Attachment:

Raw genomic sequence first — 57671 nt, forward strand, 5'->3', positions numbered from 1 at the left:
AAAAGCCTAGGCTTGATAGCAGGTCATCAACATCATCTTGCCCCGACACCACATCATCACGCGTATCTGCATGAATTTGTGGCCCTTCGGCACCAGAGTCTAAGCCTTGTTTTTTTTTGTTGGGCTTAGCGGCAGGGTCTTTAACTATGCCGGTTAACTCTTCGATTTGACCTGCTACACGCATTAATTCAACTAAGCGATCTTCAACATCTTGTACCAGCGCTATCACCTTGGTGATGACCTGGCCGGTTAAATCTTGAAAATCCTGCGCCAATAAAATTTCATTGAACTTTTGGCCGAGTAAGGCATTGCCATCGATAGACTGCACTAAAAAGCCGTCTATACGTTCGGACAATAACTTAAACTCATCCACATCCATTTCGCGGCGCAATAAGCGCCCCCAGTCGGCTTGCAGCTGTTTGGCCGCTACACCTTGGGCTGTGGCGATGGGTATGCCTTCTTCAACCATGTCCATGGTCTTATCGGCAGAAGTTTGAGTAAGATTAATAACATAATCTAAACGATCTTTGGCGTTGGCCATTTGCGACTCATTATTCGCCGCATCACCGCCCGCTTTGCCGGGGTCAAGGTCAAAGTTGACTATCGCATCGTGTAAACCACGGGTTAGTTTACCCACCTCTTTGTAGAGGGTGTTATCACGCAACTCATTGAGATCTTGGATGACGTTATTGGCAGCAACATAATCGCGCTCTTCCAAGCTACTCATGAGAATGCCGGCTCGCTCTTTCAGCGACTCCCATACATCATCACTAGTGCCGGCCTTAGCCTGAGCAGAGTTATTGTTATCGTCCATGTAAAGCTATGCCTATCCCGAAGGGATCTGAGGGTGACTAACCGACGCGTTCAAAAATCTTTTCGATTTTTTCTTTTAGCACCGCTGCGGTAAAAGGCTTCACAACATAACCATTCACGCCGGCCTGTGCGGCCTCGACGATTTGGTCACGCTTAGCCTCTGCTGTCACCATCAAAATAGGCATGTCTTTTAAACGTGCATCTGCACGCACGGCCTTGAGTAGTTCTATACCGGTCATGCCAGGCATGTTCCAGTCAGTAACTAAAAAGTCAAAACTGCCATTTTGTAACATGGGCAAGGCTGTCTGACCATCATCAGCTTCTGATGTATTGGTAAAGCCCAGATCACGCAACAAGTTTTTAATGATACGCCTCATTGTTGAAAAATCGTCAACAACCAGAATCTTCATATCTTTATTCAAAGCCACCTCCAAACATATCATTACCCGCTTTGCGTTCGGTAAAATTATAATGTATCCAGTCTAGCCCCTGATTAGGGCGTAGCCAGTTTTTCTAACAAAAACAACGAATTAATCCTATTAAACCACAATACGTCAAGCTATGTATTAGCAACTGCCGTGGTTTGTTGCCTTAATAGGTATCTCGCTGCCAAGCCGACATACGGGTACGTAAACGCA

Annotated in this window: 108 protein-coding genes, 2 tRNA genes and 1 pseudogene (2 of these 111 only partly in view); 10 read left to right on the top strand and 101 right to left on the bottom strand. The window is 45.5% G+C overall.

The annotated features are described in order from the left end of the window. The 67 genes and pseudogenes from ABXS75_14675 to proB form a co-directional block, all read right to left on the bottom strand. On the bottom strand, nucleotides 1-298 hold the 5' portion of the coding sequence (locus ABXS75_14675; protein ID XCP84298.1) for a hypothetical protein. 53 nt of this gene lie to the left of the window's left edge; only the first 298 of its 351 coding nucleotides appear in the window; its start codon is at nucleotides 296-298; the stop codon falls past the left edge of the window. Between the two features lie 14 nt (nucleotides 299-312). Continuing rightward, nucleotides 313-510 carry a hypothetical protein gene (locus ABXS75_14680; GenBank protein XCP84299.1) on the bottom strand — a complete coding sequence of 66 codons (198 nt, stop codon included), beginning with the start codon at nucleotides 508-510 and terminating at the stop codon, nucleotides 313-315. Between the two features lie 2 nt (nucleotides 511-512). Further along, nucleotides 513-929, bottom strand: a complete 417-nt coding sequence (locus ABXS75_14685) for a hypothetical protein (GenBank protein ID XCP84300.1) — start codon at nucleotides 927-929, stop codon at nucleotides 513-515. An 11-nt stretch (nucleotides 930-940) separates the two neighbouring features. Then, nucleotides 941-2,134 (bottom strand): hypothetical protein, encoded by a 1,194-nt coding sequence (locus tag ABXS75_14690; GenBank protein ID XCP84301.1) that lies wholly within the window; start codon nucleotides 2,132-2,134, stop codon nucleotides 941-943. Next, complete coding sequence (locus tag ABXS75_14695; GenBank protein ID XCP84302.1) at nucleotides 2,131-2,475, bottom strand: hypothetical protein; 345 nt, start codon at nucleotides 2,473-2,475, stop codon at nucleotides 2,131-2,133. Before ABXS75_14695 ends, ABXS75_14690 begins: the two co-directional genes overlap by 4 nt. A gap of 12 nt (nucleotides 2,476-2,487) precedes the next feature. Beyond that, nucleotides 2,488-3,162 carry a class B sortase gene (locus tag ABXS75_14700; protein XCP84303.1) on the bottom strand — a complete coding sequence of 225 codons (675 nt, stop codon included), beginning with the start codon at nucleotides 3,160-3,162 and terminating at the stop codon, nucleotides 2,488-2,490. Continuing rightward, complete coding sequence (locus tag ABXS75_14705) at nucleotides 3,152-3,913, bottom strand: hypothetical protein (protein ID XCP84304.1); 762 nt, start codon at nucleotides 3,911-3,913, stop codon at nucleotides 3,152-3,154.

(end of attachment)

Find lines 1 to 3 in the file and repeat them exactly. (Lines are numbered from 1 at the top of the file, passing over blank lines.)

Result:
Raw genomic sequence first — 57671 nt, forward strand, 5'->3', positions numbered from 1 at the left:
AAAAGCCTAGGCTTGATAGCAGGTCATCAACATCATCTTGCCCCGACACCACATCATCACGCGTATCTGCATGAATTTGTGGCCCTTCGGCACCAGAGTCTAAGCCTTGTTTTTTTTTGTTGGGCTTAGCGGCAGGGTCTTTAACTATGCCGGTTAACTCTTCGATTTGACCTGCTACACGCATTAATTCAACTAAGCGATCTTCAACATCTTGTACCAGCGCTATCACCTTGGTGATGACCTGGCCGGTTAAATCTTGAAAATCCTGCGCCAATAAAATTTCATTGAACTTTTGGCCGAGTAAGGCATTGCCATCGATAGACTGCACTAAAAAGCCGTCTATACGTTCGGACAATAACTTAAACTCATCCACATCCATTTCGCGGCGCAATAAGCGCCCCCAGTCGGCTTGCAGCTGTTTGGCCGCTACACCTTGGGCTGTGGCGATGGGTATGCCTTCTTCAACCATGTCCATGGTCTTATCGGCAGAAGTTTGAGTAAGATTAATAACATAATCTAAACGATCTTTGGCGTTGGCCATTTGCGACTCATTATTCGCCGCATCACCGCCCGCTTTGCCGGGGTCAAGGTCAAAGTTGACTATCGCATCGTGTAAACCACGGGTTAGTTTACCCACCTCTTTGTAGAGGGTGTTATCACGCAACTCATTGAGATCTTGGATGACGTTATTGGCAGCAACATAATCGCGCTCTTCCAAGCTACTCATGAGAATGCCGGCTCGCTCTTTCAGCGACTCCCATACATCATCACTAGTGCCGGCCTTAGCCTGAGCAGAGTTATTGTTATCGTCCATGTAAAGCTATGCCTATCCCGAAGGGATCTGAGGGTGACTAACCGACGCGTTCAAAAATCTTTTCGATTTTTTCTTTTAGCACCGCTGCGGTAAAAGGCTTCACAACATAACCATTCACGCCGGCCTGTGCGGCCTCGACGATTTGGTCACGCTTAGCCTCTGCTGTCACCATCAAAATAGGCATGTCTTTTAAACGTGCATCTGCACGCACGGCCTTGAGTAGTTCTATACCGGTCATGCCAGGCATGTTCCAGTCAGTAACTAAAAAGTCAAAACTGCCATTTTGTAACATGGGCAAGGCTGTCTGACCATCATCAGCTTCTGATGTATTGGTAAAGCCCAGATCACGCAACAAGTTTTTAATGATACGCCTCATTGTTGAAAAATCGTCAACAACCAGAATCTTCATATCTTTATTCAAAGCCACCTCCAAACATATCATTACCCGCTTTGCGTTCGGTAAAATTATAATGTATCCAGTCTAGCCCCTGATTAGGGCGTAGCCAGTTTTTCTAACAAAAACAACGAATTAATCCTATTAAACCACAATACGTCAAGCTATGTATTAGCAACTGCCGTGGTTTGTTGCCTTAATAGGTATCTCGCTGCCAAGCCGACATACGGGTACGTAAACGCA

Annotated in this window: 108 protein-coding genes, 2 tRNA genes and 1 pseudogene (2 of these 111 only partly in view); 10 read left to right on the top strand and 101 right to left on the bottom strand. The window is 45.5% G+C overall.